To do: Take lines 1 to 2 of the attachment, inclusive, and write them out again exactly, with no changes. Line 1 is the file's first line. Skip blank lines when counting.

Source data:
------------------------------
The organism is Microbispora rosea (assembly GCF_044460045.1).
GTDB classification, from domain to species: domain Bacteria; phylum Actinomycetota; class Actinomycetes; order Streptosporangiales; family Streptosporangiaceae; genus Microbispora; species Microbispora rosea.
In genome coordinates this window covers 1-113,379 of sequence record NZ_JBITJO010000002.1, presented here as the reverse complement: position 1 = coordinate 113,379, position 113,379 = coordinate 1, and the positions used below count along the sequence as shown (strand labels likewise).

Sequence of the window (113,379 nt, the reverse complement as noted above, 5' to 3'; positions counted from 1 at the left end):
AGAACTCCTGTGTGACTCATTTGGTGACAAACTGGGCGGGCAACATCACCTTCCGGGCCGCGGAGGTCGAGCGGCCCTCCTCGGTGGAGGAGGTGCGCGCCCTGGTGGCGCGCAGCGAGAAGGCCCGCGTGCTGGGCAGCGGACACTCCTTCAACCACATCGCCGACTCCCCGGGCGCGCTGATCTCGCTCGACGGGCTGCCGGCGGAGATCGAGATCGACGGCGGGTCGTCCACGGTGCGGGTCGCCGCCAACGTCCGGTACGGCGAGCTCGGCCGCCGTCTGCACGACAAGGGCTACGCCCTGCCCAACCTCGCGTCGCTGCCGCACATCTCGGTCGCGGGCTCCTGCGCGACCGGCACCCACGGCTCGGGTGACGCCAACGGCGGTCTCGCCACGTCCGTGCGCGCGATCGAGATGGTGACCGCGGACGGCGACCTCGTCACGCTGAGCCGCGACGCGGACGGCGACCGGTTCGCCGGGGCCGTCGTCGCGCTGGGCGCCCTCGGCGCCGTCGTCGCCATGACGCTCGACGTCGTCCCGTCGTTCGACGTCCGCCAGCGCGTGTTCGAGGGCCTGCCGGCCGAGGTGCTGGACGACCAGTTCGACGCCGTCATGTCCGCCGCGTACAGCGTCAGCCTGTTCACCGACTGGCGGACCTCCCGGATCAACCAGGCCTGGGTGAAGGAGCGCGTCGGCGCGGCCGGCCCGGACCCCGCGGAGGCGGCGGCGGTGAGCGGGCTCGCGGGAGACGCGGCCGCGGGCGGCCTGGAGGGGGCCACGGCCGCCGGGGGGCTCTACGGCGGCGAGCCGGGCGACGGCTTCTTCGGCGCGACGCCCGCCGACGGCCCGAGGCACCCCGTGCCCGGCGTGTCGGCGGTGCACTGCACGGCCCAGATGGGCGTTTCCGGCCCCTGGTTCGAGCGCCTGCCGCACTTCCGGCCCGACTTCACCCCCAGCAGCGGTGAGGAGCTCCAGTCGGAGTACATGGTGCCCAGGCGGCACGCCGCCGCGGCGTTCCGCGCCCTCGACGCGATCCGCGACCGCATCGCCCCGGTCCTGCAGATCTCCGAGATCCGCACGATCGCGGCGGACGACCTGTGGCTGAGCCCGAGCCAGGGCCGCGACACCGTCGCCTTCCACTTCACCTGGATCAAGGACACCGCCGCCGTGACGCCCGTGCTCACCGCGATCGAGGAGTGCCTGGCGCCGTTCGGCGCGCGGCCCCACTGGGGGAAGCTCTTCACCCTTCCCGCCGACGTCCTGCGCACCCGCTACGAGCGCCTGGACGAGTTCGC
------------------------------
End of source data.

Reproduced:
The organism is Microbispora rosea (assembly GCF_044460045.1).
GTDB classification, from domain to species: domain Bacteria; phylum Actinomycetota; class Actinomycetes; order Streptosporangiales; family Streptosporangiaceae; genus Microbispora; species Microbispora rosea.